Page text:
The sensitivity and selectivity of the FASTA and the Smith-Waterman protein sequence comparison algorithms were evaluated using the superfamily classification provided in the National Biomedical Research Foundation/Protein Identification Resource (PIR) protein sequence database. Sequences from each of the 34 superfamilies in the PIR database with 20 or more members were compared against the protein sequence database. The similarity scores of the related and unrelated sequences were determined using either the FASTA program or the Smith-Waterman local similarity algorithm. These two sets of similarity scores were used to evaluate the ability of the two comparison algorithms to identify distantly related protein sequences. The FASTA program using the ktup = 2 sensitivity setting performed as well as the Smith-Waterman algorithm for 19 of the 34 superfamilies. Increasing the sensitivity by setting ktup = 1 allowed FASTA to perform as well as Smith-Waterman on an additional 7 superfamilies. The rigorous Smith-Waterman method performed better than FASTA with ktup = 1 on 8 superfamilies, including the globins, immunoglobulin variable regions, calmodulins, and plastocyanins. Several strategies for improving the sensitivity of FASTA were examined. The greatest improvement in sensitivity was achieved by optimizing a band around the best initial region found for every library sequence. For every superfamily except the globins and immunoglobulin variable regions, this strategy was as sensitive as a full Smith-Waterman. For some sequences, additional sensitivity was achieved by including conserved but nonidentical residues in the lookup table used to identify the initial region.
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              Structure and mechanism of the glycerol-3-phosphate transporter from Escherichia coli.

              The major facilitator superfamily represents the largest group of secondary membrane transporters in the cell. Here we report the 3.3 angstrom resolution structure of a member of this superfamily, GlpT, which transports glycerol-3-phosphate into the cytoplasm and inorganic phosphate into the periplasm. The amino- and carboxyl-terminal halves of the protein exhibit a pseudo two-fold symmetry. Closed off to the periplasm, a centrally located substrate-translocation pore contains two arginines at its closed end, which comprise the substrate-binding site. Upon substrate binding, the protein adopts a more compact conformation. We propose that GlpT operates by a single-binding site, alternating-access mechanism through a rocker-switch type of movement.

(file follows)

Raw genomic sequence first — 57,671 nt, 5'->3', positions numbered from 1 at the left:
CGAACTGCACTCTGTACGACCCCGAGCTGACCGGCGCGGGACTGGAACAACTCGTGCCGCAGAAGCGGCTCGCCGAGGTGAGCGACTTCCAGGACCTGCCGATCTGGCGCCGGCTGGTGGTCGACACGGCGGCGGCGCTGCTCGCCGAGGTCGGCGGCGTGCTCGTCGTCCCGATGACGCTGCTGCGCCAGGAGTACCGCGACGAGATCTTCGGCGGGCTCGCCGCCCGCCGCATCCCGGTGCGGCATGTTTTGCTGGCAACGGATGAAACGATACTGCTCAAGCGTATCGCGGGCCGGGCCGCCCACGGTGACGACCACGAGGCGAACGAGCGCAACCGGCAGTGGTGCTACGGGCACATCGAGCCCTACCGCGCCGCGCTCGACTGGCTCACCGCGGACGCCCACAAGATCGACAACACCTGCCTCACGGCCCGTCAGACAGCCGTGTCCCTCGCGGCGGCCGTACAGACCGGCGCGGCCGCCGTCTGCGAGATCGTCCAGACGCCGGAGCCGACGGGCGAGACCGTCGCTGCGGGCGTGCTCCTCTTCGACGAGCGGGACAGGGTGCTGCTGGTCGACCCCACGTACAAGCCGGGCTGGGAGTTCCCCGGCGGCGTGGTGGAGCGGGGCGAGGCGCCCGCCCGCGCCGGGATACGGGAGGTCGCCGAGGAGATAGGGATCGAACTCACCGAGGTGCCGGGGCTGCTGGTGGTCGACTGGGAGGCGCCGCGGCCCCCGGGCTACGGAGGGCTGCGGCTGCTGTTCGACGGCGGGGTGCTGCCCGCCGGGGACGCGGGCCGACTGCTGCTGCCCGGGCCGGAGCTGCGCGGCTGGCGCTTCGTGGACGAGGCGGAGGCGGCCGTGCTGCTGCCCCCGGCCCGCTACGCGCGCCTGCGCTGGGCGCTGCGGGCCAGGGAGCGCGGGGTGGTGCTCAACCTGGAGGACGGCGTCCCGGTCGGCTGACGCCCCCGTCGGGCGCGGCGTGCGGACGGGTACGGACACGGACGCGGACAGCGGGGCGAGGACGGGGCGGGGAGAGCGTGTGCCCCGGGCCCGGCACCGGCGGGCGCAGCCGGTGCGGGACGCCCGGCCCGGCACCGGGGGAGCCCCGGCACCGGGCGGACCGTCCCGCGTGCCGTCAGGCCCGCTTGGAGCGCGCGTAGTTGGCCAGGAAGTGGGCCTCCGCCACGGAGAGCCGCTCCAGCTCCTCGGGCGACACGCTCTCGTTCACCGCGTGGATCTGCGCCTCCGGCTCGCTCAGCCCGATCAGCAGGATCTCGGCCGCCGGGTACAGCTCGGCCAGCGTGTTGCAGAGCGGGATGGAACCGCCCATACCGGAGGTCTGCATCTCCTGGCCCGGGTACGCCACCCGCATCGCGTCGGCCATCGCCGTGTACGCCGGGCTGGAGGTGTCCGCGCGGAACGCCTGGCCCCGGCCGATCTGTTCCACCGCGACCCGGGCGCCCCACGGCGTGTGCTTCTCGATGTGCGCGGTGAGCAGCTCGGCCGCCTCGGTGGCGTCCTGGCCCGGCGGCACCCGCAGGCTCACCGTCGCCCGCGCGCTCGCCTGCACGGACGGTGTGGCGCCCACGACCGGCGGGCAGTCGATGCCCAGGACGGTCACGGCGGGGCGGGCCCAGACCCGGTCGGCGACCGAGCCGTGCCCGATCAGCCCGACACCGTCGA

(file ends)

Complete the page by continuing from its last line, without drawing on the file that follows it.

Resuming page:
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                Author and article information

                Journal
                Nucleic Acids Res
                Nucleic Acids Research
                Nucleic Acids Research
                Oxford University Press
                0305-1048
                1362-4962
                01 January 2006
                01 January 2006
                28 December 2005
                : 34
                : Database issue
                : D181-D186
                Affiliations
                Division of Biological Sciences, University of California at San Diego La Jolla, CA 92093-0116, USA
                Author notes
                *To whom correspondence should be addressed. Tel. +1 858 534 4084; Fax: +1 858 534 7108; Email: msaier@ 123456ucsd.edu
                Article
                10.1093/nar/gkj001
                1334385
                16381841
                © The Author 2006. Published by Oxford University Press. All rights reserved

                The online version of this article has been published under an open access model. Users are entitled to use, reproduce, disseminate, or display the open access version of this article for non-commercial purposes provided that: the original authorship is properly and fully attributed; the Journal and Oxford University Press are attributed as the original place of publication with the correct citation details given; if an article is subsequently reproduced or disseminated not in its entirety but only in part or as a derivative work this must be clearly indicated. For commercial re-use, please contact journals.permissions@ 123456oxfordjournals.org

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                Genetics